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What Is a Network Diagram in Project Management?

Whether you’re a project manager or a project team member, you should familiarize yourself with network diagrams.

What is a network diagram in project management?

A network diagram is a graphical representation of all the tasks, responsibilities and work-flow for a project. It often looks like a chart with a series of boxes and arrows. It is used to map out the schedule and work sequence for the project, as well as track its progress through each stage, up to and including completion. Since it encompasses every single action and outcome associated with the project, a network diagram also illustrates the scope of the project.

A network diagram not only allows a project manager to track each element of a project and quickly share its status with others, but since research shows depicting data in a visual way can improve comprehension and enhance retention, a network diagram can also boost performance and productivity, while reducing stress among your team members.

Two types of network diagrams

There are two main types of network diagrams in project management: the arrow diagramming method (ADM), also known as “arrow network” or “activity on arrow”; and the precedence diagramming method (PDM), also known as “node network” or “activity on node.”

Arrow diagram method (ADM)

The arrow diagramming method uses arrows to represent activities associated with the project.

In ADM:

  • The tail of the arrow represents the start of the activity and the head represents the finish.
  • The length of the arrow typically denotes the duration of the activity.
  • Each arrow connects two boxes, known as “nodes.” The nodes are used to represent the start or end of an activity in a sequence. The starting node of an activity is sometimes called the “i-node,” with the final node of a sequence sometimes called the “j-node.”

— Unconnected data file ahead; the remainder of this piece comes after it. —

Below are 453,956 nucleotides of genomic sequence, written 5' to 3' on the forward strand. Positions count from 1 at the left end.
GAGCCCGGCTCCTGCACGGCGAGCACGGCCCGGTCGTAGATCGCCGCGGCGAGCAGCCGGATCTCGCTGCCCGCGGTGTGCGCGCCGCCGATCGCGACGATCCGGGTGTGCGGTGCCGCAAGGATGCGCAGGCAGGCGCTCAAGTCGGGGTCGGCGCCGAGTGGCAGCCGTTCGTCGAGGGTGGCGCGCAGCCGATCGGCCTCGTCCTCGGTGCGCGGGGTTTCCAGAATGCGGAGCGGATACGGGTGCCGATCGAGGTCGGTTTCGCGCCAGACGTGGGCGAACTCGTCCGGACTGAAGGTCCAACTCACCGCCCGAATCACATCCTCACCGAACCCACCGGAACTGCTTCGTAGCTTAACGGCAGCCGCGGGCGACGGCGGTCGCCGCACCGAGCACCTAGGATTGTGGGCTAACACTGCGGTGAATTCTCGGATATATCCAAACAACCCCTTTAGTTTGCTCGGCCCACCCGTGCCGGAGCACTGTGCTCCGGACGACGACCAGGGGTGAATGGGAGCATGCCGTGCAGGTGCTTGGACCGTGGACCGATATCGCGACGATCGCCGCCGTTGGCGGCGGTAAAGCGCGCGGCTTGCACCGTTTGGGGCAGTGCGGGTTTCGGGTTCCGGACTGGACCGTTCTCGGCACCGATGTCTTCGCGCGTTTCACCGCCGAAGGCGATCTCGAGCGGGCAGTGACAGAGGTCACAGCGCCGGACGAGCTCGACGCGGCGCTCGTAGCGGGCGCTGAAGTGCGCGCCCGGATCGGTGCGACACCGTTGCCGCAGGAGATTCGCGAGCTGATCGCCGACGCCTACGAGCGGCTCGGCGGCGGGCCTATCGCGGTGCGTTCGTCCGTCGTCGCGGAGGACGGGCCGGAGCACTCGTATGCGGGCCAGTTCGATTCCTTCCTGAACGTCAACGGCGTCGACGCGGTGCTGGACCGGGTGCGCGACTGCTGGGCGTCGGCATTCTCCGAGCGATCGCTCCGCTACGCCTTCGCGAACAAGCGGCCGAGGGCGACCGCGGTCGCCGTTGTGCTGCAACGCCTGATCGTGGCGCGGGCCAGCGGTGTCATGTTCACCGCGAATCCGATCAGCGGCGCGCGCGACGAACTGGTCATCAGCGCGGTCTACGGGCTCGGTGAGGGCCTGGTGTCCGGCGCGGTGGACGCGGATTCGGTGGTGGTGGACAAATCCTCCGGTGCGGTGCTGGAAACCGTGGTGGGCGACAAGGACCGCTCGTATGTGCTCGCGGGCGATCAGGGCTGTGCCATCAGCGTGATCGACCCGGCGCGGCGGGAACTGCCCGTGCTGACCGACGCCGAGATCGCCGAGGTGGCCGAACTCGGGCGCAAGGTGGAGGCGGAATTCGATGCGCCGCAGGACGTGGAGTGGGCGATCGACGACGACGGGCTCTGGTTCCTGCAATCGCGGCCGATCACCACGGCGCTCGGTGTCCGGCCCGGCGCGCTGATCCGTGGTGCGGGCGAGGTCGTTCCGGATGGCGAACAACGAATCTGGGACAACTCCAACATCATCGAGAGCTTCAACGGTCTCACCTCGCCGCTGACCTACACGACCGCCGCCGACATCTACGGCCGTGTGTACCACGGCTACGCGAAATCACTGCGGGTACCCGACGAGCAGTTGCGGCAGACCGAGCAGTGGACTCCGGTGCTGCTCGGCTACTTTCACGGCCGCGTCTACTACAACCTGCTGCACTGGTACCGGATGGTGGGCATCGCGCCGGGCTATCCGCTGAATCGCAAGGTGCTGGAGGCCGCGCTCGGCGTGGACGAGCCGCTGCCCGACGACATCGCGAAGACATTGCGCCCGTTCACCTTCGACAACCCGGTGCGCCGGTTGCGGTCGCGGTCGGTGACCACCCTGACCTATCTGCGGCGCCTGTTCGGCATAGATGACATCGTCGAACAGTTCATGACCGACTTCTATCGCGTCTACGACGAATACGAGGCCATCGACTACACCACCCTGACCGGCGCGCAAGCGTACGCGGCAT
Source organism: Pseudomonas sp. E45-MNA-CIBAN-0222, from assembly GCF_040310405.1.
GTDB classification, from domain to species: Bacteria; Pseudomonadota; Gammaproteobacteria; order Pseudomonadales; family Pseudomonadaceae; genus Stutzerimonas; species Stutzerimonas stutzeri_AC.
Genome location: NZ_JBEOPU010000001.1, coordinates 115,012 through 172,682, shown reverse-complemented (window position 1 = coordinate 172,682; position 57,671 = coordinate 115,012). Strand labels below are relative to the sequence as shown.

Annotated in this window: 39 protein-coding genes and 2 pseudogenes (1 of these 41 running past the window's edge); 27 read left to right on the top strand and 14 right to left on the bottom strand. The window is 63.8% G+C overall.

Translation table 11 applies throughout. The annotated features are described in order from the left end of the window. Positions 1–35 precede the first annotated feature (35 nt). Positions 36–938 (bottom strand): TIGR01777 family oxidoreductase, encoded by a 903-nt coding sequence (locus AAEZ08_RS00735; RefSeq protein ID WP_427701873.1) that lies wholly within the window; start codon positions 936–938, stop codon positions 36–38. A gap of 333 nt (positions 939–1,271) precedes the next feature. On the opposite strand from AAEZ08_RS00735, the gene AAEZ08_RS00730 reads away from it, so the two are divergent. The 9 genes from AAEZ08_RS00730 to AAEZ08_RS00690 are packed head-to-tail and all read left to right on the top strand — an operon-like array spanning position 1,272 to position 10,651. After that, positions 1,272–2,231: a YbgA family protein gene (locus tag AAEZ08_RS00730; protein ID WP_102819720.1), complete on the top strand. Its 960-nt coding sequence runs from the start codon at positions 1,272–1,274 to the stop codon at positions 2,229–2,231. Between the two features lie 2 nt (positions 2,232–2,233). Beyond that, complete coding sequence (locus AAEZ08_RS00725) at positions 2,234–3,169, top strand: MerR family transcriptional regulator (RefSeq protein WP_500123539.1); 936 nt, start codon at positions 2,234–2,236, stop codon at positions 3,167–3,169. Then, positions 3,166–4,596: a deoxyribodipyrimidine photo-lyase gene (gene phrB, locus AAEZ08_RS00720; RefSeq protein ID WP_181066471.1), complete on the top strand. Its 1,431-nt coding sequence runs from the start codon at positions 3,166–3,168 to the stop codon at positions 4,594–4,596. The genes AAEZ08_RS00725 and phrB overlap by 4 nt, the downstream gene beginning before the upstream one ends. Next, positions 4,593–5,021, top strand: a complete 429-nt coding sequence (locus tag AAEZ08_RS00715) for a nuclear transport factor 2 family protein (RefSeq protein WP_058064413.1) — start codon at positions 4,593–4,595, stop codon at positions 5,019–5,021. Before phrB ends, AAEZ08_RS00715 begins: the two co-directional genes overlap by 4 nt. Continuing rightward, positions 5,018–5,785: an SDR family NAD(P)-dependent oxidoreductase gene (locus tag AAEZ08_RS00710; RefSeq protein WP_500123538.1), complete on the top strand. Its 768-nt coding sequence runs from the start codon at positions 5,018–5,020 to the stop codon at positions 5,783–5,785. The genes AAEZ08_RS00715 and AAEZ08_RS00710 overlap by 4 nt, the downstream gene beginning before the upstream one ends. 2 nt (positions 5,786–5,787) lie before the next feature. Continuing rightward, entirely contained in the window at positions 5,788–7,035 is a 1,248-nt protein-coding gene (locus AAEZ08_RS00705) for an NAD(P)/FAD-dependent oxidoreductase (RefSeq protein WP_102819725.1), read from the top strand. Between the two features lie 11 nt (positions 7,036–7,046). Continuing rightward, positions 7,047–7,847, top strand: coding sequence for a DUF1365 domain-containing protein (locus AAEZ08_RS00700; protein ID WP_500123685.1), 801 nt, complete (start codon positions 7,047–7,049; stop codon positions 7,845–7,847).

• The only relationship between the nodes an activity in an ADM chart can represent is that of “finish to start” or FS.

Occasionally, “dummy activities”—arrows that do not represent a direct relationship—need to be included in ADM network diagrams. In the diagram above, activity C can only occur once activities A and B are complete; in the network diagram, you’ve connected activity A to activity C. Perhaps we’re talking about tiling a floor (activity C): It can only begin once the concrete is poured (activity A) and the permits are obtained (activity B). Since activities A and B are not directly related—A doesn’t lead to B, and B doesn’t lead to A—you’ll need to draw a dummy activity between B and C to show that C is dependent on B being completed.An ADM chart also does not have a way to encapsulate lead and lag times without introducing new nodes and activities, and it’s important to note ADM is not widely used anymore due to its representational limitations.

Precedence diagram method (PDM)

In the precedence diagramming method for creating network diagrams, each box, or node, represents an activity—with the arrows representing relationships between the different activities. The arrows can therefore represent all four possible relationships:

  • “finish to start” (FS): This is used when an activity cannot start before another activity finishes.
  • “start to start” (SS): This is used to illustrate when two activities are able to start simultaneously.
  • “finish to finish” (FF): This is used when to tasks need to finish together
  • “start to finish” (SF): This is an uncommon dependency and only used when one activity cannot finish until another activity starts.

In PDM, lead times and lag times can be written in alongside the arrows. If a particular activity is going to require 10 days to elapse until the next activity can occur, for example, you can simply write “10 days” over the arrow representing the relationship between the connected nodes.

PDM network diagrams are frequently used in project management today.

Further reading: